“Going down the iceberg a bit” is a phrase used by Gai Foskett, MCC New Zealand, to describe her method for working one-on-one with her corporate coaching clients; and more recently, with her pro bono clients in the education setting.
Applying corporate leadership strategies to coaching education leaders has become an effective approach for Foskett when she began volunteering for the Springboard Education Trust in New Zealand. “Springboard uses the 360 Survey tool to provide ratings and feedback for their leaders,” Foskett said. The survey provides results for the participant on Strategic and Visionary Leadership; Nurturing and Developing People; Positive and Supportive Climate; Connectedness; and Reflective Leadership.
“We begin the one-on-one coaching by debriefing on the 360 report, and having the coachee identify 1 or 2 areas they want to strengthen,” She explains
The holistic method Foskett uses focuses on the behaviors that people have observed in the leaders as reported in the survey. “Going down the iceberg a bit—we notice how they communicate; their personal values; their beliefs about the people they are leading or working with; and how that’s playing out, and how and what they are thinking” she said. “I know from experience that’s where people make transformational change—looking at themselves , and others, in a deeper way. Understanding that sometimes their intention does not match their impact. And, being courageous enough to do something about that”
Foskett also discovered that in this educational setting for some participants, there was a lack of familiarity with some of the leadership principles, ideas, and tools: the four stages of learning; basic leadership tools; and communication frameworks.
Doing this pro bono work for Springboard is an essential part of Foskett’s personal values. “It gives my work meaning” she said. “I see it as—‘I throw a coaching stone, and it ripples out.”
Foskett sees the work of educators as “one of the most important jobs in the world—to help children be mindful of their behaviours and how to think. The teachers have huge workloads, and my job is to support teachers in their own thinking and responses; so that they can help the children with how to think.”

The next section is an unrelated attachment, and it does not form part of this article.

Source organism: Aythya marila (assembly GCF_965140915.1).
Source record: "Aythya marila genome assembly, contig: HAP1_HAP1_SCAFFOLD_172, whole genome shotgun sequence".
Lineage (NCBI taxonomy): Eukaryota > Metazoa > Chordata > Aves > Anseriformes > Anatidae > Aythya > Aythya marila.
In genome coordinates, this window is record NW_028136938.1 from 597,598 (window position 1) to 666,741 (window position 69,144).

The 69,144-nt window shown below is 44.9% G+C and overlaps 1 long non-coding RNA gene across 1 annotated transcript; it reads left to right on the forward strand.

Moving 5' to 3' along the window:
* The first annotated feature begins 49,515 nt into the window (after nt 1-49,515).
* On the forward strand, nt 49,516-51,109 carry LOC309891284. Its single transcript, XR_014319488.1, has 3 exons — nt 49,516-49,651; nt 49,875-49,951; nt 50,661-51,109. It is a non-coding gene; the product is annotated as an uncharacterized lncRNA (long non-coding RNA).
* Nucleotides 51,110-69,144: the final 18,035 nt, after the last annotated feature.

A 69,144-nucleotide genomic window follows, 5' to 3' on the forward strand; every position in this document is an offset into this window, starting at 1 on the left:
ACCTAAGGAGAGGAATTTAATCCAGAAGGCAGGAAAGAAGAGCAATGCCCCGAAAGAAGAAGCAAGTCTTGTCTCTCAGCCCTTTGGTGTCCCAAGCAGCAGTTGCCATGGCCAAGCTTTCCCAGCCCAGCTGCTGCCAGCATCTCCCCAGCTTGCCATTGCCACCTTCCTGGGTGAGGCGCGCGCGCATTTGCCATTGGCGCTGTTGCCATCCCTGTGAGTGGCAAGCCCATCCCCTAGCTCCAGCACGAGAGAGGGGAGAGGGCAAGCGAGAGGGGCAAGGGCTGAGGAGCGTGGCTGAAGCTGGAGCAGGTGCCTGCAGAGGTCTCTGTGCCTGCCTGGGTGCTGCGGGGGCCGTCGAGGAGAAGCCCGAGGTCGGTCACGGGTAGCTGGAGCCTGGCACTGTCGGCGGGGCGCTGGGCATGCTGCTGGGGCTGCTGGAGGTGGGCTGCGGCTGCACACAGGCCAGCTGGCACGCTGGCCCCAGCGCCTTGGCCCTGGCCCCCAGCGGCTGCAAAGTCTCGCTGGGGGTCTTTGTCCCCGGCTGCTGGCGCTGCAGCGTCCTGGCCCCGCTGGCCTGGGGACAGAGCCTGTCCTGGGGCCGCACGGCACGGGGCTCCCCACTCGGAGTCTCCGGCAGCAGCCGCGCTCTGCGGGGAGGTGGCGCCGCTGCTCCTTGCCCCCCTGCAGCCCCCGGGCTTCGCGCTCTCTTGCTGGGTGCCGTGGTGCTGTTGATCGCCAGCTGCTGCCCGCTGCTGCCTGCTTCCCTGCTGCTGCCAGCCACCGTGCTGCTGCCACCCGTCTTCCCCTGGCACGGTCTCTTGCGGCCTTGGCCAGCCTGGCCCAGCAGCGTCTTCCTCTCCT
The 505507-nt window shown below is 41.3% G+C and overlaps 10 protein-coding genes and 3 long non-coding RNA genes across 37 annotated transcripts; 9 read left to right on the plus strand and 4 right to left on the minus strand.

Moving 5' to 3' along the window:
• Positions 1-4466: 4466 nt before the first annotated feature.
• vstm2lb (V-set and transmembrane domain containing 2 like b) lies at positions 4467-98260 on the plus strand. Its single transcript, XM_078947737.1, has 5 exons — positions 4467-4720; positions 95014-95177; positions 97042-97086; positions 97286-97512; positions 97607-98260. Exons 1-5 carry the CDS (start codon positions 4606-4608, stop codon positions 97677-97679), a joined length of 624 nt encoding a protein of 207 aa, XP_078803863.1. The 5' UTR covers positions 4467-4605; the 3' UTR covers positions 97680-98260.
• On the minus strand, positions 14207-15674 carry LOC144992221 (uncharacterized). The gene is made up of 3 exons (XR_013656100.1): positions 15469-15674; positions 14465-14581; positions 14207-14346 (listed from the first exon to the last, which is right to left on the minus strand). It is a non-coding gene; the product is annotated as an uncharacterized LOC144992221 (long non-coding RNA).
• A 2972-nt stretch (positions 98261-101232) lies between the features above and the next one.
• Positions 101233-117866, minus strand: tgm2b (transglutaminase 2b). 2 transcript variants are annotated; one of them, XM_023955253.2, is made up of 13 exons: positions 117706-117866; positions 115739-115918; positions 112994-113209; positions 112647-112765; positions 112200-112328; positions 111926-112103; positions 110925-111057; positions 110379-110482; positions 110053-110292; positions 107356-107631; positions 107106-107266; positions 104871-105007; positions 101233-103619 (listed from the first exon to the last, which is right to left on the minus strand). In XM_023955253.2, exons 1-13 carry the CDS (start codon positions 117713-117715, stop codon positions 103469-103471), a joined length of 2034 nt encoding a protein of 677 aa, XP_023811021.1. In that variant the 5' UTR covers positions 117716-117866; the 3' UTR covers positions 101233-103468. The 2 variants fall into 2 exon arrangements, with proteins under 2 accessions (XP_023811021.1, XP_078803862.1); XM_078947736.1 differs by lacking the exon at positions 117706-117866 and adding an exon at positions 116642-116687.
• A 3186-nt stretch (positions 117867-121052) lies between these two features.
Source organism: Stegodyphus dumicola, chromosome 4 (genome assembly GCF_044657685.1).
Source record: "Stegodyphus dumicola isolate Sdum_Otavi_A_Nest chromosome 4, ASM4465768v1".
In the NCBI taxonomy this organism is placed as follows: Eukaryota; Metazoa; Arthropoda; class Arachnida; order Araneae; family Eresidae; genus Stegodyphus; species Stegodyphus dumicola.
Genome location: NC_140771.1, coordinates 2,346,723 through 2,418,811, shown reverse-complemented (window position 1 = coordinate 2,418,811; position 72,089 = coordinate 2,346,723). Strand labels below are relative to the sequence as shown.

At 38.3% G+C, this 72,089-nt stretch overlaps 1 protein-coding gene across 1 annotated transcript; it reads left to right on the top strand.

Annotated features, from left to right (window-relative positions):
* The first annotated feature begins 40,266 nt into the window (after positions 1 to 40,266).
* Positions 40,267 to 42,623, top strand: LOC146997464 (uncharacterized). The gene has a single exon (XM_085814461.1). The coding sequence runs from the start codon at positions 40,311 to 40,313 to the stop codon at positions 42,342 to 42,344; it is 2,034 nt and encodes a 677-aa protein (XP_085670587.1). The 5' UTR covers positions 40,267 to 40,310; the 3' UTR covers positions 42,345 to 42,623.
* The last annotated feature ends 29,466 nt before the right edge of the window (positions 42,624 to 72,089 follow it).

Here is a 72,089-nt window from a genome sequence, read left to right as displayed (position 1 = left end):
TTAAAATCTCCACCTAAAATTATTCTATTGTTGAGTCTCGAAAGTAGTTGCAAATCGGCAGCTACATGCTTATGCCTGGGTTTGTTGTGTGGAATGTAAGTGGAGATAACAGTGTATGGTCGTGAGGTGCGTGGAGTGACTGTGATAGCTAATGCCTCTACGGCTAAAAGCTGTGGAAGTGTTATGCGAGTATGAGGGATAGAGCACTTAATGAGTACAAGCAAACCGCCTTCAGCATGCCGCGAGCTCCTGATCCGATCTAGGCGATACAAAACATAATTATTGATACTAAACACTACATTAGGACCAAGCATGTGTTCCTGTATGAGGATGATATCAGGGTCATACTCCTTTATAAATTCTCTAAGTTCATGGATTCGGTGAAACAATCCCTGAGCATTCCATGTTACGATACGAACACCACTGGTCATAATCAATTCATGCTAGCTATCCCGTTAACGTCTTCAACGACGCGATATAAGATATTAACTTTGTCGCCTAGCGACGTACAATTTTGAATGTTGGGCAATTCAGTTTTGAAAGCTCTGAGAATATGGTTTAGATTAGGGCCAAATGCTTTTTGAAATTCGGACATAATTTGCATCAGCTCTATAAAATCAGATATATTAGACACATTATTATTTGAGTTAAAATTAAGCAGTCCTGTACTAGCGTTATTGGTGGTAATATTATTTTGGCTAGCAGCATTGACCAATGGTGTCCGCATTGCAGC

Continuing to build pro bono work into her schedule is a priority for Foskett. “It’s about making a difference and inspiring others. As I see it, my work is never done because as human beings, we are never ‘done’. We are constantly learning and growing as challenges and rewards come our way. I have some clients who have been with me off and on for over 16 years. As they push through to other work levels, other positions, they return. And as coaches, we are never done. We need to be open to our own challenges so that we can be the best coaches for our coachees. Every client, every coachee, teaches me something .”
Professionalism, flair and focus to achieve are just a few words many clients have used to describe Gai’s coaching and training. Gai works mainly with senior leaders and managers, business owners, professionals and entrepreneurs in NZ, Australia, Asia, UK and Canada. Gai brings to the coaching table a deep understanding of business and corporate life. Her intuition, knowledge and skills make a difference to coaching clients and trainees alike. Gai has delivered over 5,500 hours of coaching. She holds the Master Certified Coach Credential with International Coach Federation, the Master of Business Administration Macquarie University, Sydney; Diploma in Business (Marketing) Victoria University, Wellington; and is a Master NLP Practitioner.
NOTE: For information about how ICF Foundation helps to equip coaches and connect them to pro bono opportunities, visit our website Home Page at: https://foundationoficf.org/